Final Report: Research Consortium on Ozone and Fine Particle Formation in California and in the Northeastern United States: Carnegie Mellon Report

EPA Grant Number: R826371C006
Subproject: this is subproject number 006 , established and managed by the Center Director under grant R826371
(EPA does not fund or establish subprojects; EPA awards and manages the overall grant for this center).

Center: Research Consortium on Ozone and Fine Particle Formation in California and in the Northeastern United States
Center Director: Seinfeld, John
Title: Research Consortium on Ozone and Fine Particle Formation in California and in the Northeastern United States: Carnegie Mellon Report
Investigators: Davidson, Cliff I.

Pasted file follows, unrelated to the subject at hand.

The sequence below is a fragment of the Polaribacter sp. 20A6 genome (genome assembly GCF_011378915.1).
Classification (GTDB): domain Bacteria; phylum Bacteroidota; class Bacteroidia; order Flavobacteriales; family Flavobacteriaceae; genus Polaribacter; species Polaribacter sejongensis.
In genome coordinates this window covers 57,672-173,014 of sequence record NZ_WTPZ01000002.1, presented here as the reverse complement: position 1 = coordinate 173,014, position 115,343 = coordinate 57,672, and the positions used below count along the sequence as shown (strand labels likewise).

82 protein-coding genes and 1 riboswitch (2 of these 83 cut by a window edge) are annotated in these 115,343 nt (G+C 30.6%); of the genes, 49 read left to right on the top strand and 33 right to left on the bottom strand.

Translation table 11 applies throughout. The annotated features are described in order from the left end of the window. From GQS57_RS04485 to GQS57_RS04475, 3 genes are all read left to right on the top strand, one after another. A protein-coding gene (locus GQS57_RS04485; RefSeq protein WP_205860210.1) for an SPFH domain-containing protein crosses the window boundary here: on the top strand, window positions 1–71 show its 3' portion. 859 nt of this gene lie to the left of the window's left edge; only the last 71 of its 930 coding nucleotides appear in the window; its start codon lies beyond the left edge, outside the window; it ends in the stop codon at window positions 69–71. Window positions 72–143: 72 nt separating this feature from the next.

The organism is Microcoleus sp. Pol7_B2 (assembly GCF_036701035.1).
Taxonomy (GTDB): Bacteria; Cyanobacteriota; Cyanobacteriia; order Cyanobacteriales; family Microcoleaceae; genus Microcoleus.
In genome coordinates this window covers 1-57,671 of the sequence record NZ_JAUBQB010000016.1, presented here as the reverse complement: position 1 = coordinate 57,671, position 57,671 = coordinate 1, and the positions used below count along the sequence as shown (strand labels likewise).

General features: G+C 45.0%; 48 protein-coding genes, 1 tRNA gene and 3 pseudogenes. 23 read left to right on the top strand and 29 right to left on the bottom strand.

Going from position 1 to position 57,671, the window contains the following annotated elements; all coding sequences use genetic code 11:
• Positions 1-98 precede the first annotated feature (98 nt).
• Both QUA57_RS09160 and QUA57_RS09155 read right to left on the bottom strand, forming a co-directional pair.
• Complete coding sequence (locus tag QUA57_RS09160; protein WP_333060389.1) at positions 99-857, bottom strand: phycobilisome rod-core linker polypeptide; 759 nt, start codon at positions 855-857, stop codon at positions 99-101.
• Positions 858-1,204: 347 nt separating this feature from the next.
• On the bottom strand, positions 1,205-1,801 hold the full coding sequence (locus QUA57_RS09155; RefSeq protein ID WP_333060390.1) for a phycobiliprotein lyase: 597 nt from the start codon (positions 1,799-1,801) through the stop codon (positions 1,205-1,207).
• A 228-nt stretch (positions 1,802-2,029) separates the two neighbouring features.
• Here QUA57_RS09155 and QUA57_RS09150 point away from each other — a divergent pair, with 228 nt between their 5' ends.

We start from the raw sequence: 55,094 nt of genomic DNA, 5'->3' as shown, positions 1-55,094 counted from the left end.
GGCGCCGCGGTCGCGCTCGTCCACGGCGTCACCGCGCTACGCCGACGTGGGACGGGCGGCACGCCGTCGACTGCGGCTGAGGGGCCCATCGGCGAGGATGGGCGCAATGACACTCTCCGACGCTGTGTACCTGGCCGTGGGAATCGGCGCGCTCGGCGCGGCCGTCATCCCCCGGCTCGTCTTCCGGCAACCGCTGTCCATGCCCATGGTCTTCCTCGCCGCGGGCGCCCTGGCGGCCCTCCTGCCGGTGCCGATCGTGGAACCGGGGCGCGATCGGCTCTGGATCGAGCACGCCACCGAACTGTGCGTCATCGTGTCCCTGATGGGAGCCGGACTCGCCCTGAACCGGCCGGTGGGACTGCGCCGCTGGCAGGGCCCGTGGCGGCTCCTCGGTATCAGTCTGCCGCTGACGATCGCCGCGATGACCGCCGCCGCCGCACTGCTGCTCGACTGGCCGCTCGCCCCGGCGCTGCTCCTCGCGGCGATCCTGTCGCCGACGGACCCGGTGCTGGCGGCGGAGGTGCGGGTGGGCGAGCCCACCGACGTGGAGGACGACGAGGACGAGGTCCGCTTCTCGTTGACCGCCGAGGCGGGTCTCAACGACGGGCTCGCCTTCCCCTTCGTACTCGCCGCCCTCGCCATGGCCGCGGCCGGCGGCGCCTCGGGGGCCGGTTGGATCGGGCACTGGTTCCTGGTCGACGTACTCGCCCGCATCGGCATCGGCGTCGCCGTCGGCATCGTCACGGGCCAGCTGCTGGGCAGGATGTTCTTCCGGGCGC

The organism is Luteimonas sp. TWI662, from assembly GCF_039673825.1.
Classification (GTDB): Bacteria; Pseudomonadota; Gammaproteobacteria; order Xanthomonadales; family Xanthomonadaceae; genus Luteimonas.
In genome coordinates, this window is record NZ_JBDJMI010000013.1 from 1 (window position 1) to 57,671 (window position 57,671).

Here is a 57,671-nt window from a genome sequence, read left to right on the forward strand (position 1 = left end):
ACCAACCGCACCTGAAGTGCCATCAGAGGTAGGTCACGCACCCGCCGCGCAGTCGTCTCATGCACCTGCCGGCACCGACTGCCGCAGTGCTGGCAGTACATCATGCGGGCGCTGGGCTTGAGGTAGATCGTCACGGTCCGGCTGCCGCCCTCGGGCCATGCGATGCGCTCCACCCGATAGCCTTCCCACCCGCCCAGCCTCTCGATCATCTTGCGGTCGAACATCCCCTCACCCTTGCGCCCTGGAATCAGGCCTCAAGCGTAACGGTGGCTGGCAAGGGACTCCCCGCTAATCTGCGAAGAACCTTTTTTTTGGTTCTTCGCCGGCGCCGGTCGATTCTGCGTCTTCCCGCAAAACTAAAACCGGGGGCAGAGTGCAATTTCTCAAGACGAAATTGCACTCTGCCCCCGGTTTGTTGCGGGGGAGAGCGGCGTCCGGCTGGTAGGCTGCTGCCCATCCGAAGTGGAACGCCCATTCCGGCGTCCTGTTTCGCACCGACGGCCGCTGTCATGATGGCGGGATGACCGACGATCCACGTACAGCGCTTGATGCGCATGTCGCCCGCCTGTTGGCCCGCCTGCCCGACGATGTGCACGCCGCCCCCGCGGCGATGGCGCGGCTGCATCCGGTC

Institution: Carnegie Mellon University
EPA Project Officer: Shapiro, Paul
Project Period: April 15, 1998 through April 14, 2003
RFA: Special Opportunity in Tropospheric Ozone (1997) RFA Text |  Recipients Lists
Research Category: Air Quality and Air Toxics , Air

Objective:

This in one of the projects conducted by the Research Consortium. The objective of this research project was to improve U.S. emission inventories for ammonia (NH3), because NH3 is key to the fixation of gas-phase nitrate as an aerosol component.

Summary/Accomplishments (Outputs/Outcomes):

NH3 Emission Inventory for Fertilizer. Fertilizer application represents a significant fraction of ammonia emissions from all sources in the United States. Previously published ammonia inventories have generally suffered from poor spatial and temporal resolution, erroneous activity levels, and highly uncertain emission factors. To make major improvements, we have developed an ammonia emission inventory for fertilizer application, which, for the first time, incorporates county-level data at monthly resolution and includes more accurate activity levels and emission factors.